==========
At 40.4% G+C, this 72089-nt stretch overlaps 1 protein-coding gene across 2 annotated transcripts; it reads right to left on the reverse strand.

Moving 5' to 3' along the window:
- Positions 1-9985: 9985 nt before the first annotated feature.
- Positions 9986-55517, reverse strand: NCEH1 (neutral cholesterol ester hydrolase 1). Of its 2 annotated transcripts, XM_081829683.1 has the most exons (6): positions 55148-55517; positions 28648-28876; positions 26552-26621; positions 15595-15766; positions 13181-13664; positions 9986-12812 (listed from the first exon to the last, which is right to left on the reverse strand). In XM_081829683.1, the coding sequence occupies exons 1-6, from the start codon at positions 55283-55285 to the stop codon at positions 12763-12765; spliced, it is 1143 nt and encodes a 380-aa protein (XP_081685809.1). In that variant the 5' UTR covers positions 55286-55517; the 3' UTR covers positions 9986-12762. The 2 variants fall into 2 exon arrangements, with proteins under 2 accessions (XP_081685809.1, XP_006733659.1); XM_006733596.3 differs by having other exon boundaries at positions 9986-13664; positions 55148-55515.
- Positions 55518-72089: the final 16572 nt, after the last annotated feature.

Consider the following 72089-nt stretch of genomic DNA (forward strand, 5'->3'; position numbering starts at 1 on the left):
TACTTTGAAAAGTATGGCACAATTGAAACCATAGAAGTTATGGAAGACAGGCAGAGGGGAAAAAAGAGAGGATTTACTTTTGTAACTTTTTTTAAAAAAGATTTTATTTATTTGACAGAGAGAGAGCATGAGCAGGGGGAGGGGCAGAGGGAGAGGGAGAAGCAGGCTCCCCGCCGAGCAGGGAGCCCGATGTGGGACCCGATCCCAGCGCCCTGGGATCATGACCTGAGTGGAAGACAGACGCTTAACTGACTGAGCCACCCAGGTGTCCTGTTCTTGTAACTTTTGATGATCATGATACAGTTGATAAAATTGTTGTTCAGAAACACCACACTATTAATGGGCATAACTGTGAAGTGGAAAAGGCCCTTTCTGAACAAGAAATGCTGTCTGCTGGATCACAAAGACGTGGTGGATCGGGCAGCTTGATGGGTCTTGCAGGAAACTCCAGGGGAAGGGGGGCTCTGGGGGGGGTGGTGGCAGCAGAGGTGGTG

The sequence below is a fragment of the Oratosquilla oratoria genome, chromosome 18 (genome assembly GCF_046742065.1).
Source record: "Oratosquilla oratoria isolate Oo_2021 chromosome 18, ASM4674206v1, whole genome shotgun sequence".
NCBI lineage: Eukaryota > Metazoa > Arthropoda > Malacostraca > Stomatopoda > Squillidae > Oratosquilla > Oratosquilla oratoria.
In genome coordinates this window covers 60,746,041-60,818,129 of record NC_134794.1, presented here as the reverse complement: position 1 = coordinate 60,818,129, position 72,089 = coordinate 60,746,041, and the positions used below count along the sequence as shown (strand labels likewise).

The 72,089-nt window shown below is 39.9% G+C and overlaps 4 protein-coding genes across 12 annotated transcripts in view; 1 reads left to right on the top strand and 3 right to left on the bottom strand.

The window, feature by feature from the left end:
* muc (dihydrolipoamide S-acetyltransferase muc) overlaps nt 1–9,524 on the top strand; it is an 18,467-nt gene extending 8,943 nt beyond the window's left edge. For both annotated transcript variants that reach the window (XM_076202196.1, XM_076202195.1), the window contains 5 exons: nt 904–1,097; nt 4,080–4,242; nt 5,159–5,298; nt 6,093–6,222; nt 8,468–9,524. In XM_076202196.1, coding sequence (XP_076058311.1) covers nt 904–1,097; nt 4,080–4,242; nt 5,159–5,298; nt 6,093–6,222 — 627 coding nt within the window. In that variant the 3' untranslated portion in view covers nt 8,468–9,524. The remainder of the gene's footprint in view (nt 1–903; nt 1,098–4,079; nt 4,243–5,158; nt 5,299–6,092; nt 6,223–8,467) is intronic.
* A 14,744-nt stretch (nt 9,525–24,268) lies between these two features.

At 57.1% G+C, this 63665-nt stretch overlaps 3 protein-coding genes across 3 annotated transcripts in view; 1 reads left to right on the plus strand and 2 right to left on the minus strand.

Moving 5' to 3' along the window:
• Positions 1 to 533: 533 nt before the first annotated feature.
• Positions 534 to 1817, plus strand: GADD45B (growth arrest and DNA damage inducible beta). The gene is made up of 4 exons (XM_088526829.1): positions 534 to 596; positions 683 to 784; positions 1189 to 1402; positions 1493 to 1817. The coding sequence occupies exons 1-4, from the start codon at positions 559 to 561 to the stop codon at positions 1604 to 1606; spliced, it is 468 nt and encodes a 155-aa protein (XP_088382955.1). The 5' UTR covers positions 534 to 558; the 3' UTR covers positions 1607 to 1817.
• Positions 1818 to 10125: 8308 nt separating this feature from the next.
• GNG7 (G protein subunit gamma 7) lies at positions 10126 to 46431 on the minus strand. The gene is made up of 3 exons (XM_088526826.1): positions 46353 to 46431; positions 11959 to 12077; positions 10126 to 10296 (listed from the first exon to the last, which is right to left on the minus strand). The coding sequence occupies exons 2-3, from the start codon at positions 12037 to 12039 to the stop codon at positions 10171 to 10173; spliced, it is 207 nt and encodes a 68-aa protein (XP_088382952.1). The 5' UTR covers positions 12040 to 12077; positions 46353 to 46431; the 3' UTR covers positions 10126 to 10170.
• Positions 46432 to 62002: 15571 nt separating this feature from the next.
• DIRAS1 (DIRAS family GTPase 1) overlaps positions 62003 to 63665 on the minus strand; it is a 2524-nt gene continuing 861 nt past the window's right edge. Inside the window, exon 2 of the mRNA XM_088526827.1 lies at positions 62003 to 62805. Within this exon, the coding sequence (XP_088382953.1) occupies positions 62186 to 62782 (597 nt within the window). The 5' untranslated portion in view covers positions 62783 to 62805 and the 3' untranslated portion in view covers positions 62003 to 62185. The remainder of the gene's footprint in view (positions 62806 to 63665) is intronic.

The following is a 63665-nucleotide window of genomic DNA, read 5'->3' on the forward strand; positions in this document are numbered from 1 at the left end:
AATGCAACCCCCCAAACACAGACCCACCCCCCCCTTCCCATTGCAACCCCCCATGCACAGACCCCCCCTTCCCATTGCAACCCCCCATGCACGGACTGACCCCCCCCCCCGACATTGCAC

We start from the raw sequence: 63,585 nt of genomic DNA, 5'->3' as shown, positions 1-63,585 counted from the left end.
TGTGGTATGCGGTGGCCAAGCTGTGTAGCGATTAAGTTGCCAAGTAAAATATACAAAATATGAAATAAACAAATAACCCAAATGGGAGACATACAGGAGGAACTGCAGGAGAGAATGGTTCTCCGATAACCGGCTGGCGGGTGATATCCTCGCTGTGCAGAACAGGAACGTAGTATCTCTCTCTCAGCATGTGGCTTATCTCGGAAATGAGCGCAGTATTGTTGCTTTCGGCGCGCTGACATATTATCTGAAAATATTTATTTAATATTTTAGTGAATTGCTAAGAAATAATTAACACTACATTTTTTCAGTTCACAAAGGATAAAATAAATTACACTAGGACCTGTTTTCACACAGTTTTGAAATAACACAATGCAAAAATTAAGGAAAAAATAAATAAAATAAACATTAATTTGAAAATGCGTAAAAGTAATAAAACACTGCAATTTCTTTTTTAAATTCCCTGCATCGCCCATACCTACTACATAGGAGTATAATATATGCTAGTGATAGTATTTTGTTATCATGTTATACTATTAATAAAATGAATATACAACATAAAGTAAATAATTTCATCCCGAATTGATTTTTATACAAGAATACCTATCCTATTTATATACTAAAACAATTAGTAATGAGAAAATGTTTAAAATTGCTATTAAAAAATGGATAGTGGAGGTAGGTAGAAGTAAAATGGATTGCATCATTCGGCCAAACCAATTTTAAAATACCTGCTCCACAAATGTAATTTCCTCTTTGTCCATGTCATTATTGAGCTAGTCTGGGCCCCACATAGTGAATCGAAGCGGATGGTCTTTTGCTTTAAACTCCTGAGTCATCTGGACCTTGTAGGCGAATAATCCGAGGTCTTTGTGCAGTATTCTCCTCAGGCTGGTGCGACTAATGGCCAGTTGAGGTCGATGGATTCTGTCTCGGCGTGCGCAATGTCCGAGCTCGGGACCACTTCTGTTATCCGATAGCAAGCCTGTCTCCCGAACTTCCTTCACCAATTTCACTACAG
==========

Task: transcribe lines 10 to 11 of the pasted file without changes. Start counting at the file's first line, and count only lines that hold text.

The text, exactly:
NCBI lineage: Eukaryota > Metazoa > Arthropoda > Malacostraca > Stomatopoda > Squillidae > Oratosquilla > Oratosquilla oratoria.
In genome coordinates this window covers 60,746,041-60,818,129 of record NC_134794.1, presented here as the reverse complement: position 1 = coordinate 60,818,129, position 72,089 = coordinate 60,746,041, and the positions used below count along the sequence as shown (strand labels likewise).